Tuesday, February 23, 2010

Is GoldmanSachs Really a 'Sach' of Slime?

Interesting stuff here. No wonder TurboTimmy wanted it out of the public eye.

...Bloomberg Markets reports in its April issue [that] Representative Darrell Issa, the ranking Republican on the House Committee on Oversight and Government Reform, placed into the hearing record a five-page document itemizing the mortgage securities on which banks such as Goldman Sachs Group Inc. and Societe Generale SA had bought $62.1 billion in credit-default swaps from AIG.

These were the deals that pushed the insurer to the brink of insolvency -- and were eventually paid in full at taxpayer expense. The New York Fed, which secretly engineered the bailout, prevented the full publication of the document for more than a year, even when AIG wanted it released.

Because Issa made the document public,

The public can now see for the first time how poorly the securities performed, with losses exceeding 75 percent of their notional value in some cases. Compounding this, the document and Bloomberg data demonstrate that the banks that bought the swaps from AIG are mostly the same firms that underwrote the CDOs in the first place.

[Remember that "the swaps" were paid back, 100%, by taxpayers through the AIG Bailout.]

The banks should have to explain how they managed to buy protection from AIG primarily on securities that fell so sharply in value, says Daniel Calacci, a former swaps trader and marketer who’s now a structured-finance consultant in Warren, New Jersey.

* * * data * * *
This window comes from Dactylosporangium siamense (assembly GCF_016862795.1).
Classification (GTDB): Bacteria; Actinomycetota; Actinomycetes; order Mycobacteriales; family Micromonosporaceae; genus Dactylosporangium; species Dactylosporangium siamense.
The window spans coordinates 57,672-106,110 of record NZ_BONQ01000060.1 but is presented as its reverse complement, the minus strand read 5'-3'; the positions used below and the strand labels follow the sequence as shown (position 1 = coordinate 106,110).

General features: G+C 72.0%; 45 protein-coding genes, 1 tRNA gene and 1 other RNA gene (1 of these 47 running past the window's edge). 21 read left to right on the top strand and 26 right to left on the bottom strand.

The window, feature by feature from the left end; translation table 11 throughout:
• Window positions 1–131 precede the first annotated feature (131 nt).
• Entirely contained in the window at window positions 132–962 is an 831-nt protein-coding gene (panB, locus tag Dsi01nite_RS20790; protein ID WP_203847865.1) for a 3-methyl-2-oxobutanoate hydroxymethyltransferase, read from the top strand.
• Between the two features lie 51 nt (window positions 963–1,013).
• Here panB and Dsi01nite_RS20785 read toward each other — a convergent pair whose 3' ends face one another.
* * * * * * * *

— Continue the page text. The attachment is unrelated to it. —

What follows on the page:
There's a word for that:

“It’s almost too uncanny,” Calacci says. “If these banks had insight into the underlying loans because they had relationships with banks, originators or servicers, that’s at the least unethical.”

The identification of securities in the document, known as Schedule A, and data compiled by Bloomberg show that Goldman Sachs underwrote $17.2 billion of the $62.1 billion in CDOs that AIG insured -- more than any other investment bank. Merrill Lynch & Co., now part of Bank of America Corp., created $13.2 billion of the CDOs, and Deutsche Bank AG underwrote $9.5 billion.

These tallies suggest a possible reason why the New York Fed kept so much under wraps, Professor James Cox of Duke University School of Law says: “They may have been trying to shield Goldman -- for Goldman’s sake or out of macro concerns that another investment bank would be at risk.

If you're not a cynic, you're on the wrong planet.

1 comment:

Unknown said...

Turbo Timmy and Goldmine Sachs....what a pair to draw to.